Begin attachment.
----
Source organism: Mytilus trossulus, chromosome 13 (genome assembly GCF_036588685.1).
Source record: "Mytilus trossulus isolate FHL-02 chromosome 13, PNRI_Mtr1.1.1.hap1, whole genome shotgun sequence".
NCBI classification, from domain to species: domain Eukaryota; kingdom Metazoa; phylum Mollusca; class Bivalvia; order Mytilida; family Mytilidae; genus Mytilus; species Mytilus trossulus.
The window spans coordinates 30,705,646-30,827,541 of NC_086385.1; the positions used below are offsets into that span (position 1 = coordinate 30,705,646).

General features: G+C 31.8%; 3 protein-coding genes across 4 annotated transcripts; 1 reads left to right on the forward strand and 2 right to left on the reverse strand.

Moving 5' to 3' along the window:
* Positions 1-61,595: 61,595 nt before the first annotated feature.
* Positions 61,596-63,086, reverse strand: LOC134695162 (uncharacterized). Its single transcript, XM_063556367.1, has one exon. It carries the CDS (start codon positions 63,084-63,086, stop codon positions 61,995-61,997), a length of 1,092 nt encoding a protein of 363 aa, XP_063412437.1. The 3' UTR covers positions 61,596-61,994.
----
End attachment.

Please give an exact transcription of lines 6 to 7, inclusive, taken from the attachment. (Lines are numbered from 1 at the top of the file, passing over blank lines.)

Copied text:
Moving 5' to 3' along the window:
* Positions 1-61,595: 61,595 nt before the first annotated feature.